Private Museums of the World: Museum of Old and New Art (MONA) A museum that blissfully defies conventional norms
by Nadezna SiganporiaOct 08, 2021
by Nadezna SiganporiaPublished on : Aug 13, 2021
Switzerland is known for both its public art museums and exquisite private collections; but it’s Basel that is widely considered the cultural capital. And it’s here in Riehen, a municipality of Basel, where one can find themselves in the presence of the greats from Claude Monet, Vincent van Gogh, Paul Cezanne, Edgar Degas and Henri Rousseau to Pablo Picasso, Alberto Giacometti, Jackson Pollock and Andy Warhol, to name just a few.
When Ernst Beyeler took over an antiques business in Basel in 1945, he transformed it into an art gallery and dealership within two years. Over the years, Ernst and his wife Hildy, lovingly curated one of the most prolific and applauded art collections, going on to start the Fondation Beyeler museum in 1997 and even co-found the incredible ART Basel.
Designed by Genoese architect, Renzo Piano, the structure has been described as a ‘museological practicality’. Drawing from the architect’s decades of experience in the world of museum design, the building is a wonderful contrast of solid concrete walls and light glass ceiling; it had been envisioned as a light-filled ‘greenhouse’ for art merging with the surrounding natural landscape and uplifted by the historical villa.
Ernst wanted a space that was filled with natural light and engulfed in the natural landscape. In his home town of Riehen, he found just what he was looking for. The Fondation Beyeler museum was built in the middle of the beautiful Berower Estate close to the 18th century Villa Berower, which today houses the restaurant and offices. With the goal of art, architecture and nature harmonising, the building is surrounded by old trees, a water lily pond and views of cornfields, vineyards and the foothills of the Black Forest.
The single-level building is purposefully inconspicuous to merge the architecture with the landscape. The building was sunk into the ground, features a red porphyry – a volcanic rock from Patagonia – exterior façade and opens up to a pond on the southern side. Filled with water lilies, the pond mirrors the works of Monet, creating a seamless transition from the artwork inside to the natural scenery. To the west, the view stretches over the natural landscape to the Wiese River at the foot of the Tüllinger Hills.
The building is thoughtfully designed to take a back seat to the art on display. Uniting concrete with glass, the structure features solid lengthy walls topped by a light ‘floating’ glass roof designed to filter in diffused natural light. The museum is made up of four main walls of equal length that run along the perimeter wall in a north-south direction, interspersed with cross sections of differing heights. The clear lines allow the visitors to focus on the art. The white galleries in themselves are minimal, ending with vast floor-to-ceiling windows which connect the indoors with the outside. Along the western side is a long and narrow winter garden encased in glass.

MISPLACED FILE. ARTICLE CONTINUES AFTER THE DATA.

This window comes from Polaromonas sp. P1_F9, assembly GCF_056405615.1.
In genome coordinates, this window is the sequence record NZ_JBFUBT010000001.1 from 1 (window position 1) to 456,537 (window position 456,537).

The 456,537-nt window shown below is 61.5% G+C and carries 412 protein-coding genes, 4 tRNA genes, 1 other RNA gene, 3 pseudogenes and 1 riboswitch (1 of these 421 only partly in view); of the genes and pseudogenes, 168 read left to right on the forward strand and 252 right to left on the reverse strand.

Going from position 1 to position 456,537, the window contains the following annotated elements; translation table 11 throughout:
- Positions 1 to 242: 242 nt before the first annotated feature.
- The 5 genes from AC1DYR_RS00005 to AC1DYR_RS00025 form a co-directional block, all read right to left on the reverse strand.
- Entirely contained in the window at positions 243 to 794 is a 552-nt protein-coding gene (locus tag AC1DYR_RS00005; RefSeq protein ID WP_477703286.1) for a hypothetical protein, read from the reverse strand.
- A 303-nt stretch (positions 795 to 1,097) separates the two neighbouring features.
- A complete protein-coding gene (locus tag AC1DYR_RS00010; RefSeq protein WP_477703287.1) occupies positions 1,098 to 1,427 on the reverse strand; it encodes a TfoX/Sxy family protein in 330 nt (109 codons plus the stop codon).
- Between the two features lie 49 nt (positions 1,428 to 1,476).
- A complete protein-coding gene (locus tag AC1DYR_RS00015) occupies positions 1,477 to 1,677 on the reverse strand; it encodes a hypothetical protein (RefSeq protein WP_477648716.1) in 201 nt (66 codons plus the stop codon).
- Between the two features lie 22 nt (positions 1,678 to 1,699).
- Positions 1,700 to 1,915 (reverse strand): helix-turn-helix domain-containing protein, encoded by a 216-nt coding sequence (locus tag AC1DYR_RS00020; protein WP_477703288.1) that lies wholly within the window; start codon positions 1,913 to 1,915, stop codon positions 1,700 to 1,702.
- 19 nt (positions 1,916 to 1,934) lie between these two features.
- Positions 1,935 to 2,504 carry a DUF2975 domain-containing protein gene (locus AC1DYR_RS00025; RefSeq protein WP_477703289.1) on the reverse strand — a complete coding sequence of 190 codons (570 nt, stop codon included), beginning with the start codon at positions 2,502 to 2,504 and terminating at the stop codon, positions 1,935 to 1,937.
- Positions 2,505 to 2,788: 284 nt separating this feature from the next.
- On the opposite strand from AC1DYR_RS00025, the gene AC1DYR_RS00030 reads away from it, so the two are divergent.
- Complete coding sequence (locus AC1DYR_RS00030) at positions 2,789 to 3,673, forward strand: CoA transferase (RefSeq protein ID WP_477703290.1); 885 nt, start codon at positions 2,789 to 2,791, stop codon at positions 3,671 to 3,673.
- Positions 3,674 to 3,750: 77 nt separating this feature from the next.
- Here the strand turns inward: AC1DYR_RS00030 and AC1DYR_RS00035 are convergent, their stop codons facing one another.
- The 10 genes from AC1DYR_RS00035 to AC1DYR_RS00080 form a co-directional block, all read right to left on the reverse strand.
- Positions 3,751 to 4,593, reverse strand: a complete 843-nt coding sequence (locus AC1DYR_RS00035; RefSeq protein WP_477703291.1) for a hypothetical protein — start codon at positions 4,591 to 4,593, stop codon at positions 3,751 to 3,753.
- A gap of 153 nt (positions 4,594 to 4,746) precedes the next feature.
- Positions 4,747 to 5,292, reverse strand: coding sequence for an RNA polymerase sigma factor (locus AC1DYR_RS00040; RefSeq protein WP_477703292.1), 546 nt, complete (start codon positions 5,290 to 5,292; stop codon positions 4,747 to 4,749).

Light also plays a leading role in this ensemble cast. To filter in diffused light, the whole structure features a complex roof construction spread over 4000 square metres of the galleries. The saw tooth formation formed by over 800 angled louvered glass panels allow for airy and light-filled galleries without direct sunlight affecting the art on display. Held in place by a steel structure, the second layer of glass also works to counter the effects of outdoor temperature changes as well as forming a chamber for necessary artificial lightning. Under all this is a velum or membrane consisting of boxed perforated plates. Inside a layer of stretched white fabric ensures the uniform dispersion of light.
In June 2021, an extension project was given the green light and construction is scheduled for late summer this year. Designed by Atelier Peter Zumthor, the extension will create a unique ensemble of buildings and almost double the park area open to the public. Keeping with the nature-filled setting of Renzo Piano, the new addition will consist of three buildings – the grand House for Art, a minimal service building and a glass pavilion for events.
The first two will be built in Iselin-Weber Park, which adjoins the current museum grounds to the south. The single-level pavilion will be situated in Berower Park, next to the existing boundary wall. “Peter Zumthor brings great experience to the construction of cultural buildings,” says Sam Keller, the Director of the Fondation Beyeler of the Pritzker Architecture Prize winner. “The interaction between human beings, nature, art and architecture that has always characterised the Fondation Beyeler will be as successfully achieved as it was 20 years ago by Renzo Piano.”
Private Museums of the World:
Curated by Pramiti Madhavji, STIR presents Private Museums of the World: an original series that takes you behind the scenes of privately-owned museums, sharing their origin with chats with art collectors, museum directors, curators and architects, who seamlessly come together to create the most unusual and amazing structures to host art collections.
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